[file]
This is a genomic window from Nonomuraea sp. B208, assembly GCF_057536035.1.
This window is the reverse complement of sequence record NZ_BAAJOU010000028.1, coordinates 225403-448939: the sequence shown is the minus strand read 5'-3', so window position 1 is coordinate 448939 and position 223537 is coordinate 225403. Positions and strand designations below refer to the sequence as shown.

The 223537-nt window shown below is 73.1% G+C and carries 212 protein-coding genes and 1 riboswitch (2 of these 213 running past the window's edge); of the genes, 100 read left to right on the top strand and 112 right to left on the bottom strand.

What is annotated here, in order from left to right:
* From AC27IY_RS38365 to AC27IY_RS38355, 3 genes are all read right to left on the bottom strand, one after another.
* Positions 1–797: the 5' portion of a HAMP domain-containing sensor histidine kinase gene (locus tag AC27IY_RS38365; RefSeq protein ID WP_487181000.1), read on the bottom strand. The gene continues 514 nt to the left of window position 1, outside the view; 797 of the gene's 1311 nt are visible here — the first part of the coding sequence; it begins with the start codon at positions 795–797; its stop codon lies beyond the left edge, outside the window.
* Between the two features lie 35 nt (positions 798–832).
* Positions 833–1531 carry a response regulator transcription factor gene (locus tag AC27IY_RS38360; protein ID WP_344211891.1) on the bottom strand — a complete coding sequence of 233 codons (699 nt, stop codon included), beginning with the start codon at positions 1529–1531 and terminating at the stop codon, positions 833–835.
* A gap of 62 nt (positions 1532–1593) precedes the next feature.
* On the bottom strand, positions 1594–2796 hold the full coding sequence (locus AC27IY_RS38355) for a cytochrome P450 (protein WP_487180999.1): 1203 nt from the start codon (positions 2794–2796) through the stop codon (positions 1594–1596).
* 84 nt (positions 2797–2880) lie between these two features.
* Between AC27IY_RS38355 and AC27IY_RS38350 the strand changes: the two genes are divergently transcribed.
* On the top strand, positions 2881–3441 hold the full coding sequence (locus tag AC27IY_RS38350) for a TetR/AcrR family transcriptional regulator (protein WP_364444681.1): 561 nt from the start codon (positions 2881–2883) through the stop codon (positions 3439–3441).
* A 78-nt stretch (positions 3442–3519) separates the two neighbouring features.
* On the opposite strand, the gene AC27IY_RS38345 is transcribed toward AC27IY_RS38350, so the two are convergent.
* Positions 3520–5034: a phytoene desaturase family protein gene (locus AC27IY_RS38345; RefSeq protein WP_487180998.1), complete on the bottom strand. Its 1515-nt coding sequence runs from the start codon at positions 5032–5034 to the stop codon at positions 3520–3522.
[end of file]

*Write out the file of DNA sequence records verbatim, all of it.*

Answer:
This is a genomic window from Nonomuraea sp. B208, assembly GCF_057536035.1.
This window is the reverse complement of sequence record NZ_BAAJOU010000028.1, coordinates 225403-448939: the sequence shown is the minus strand read 5'-3', so window position 1 is coordinate 448939 and position 223537 is coordinate 225403. Positions and strand designations below refer to the sequence as shown.

The 223537-nt window shown below is 73.1% G+C and carries 212 protein-coding genes and 1 riboswitch (2 of these 213 running past the window's edge); of the genes, 100 read left to right on the top strand and 112 right to left on the bottom strand.

What is annotated here, in order from left to right:
* From AC27IY_RS38365 to AC27IY_RS38355, 3 genes are all read right to left on the bottom strand, one after another.
* Positions 1–797: the 5' portion of a HAMP domain-containing sensor histidine kinase gene (locus tag AC27IY_RS38365; RefSeq protein ID WP_487181000.1), read on the bottom strand. The gene continues 514 nt to the left of window position 1, outside the view; 797 of the gene's 1311 nt are visible here — the first part of the coding sequence; it begins with the start codon at positions 795–797; its stop codon lies beyond the left edge, outside the window.
* Between the two features lie 35 nt (positions 798–832).
* Positions 833–1531 carry a response regulator transcription factor gene (locus tag AC27IY_RS38360; protein ID WP_344211891.1) on the bottom strand — a complete coding sequence of 233 codons (699 nt, stop codon included), beginning with the start codon at positions 1529–1531 and terminating at the stop codon, positions 833–835.
* A gap of 62 nt (positions 1532–1593) precedes the next feature.
* On the bottom strand, positions 1594–2796 hold the full coding sequence (locus AC27IY_RS38355) for a cytochrome P450 (protein WP_487180999.1): 1203 nt from the start codon (positions 2794–2796) through the stop codon (positions 1594–1596).
* 84 nt (positions 2797–2880) lie between these two features.
* Between AC27IY_RS38355 and AC27IY_RS38350 the strand changes: the two genes are divergently transcribed.
* On the top strand, positions 2881–3441 hold the full coding sequence (locus tag AC27IY_RS38350) for a TetR/AcrR family transcriptional regulator (protein WP_364444681.1): 561 nt from the start codon (positions 2881–2883) through the stop codon (positions 3439–3441).
* A 78-nt stretch (positions 3442–3519) separates the two neighbouring features.
* On the opposite strand, the gene AC27IY_RS38345 is transcribed toward AC27IY_RS38350, so the two are convergent.
* Positions 3520–5034: a phytoene desaturase family protein gene (locus AC27IY_RS38345; RefSeq protein WP_487180998.1), complete on the bottom strand. Its 1515-nt coding sequence runs from the start codon at positions 5032–5034 to the stop codon at positions 3520–3522.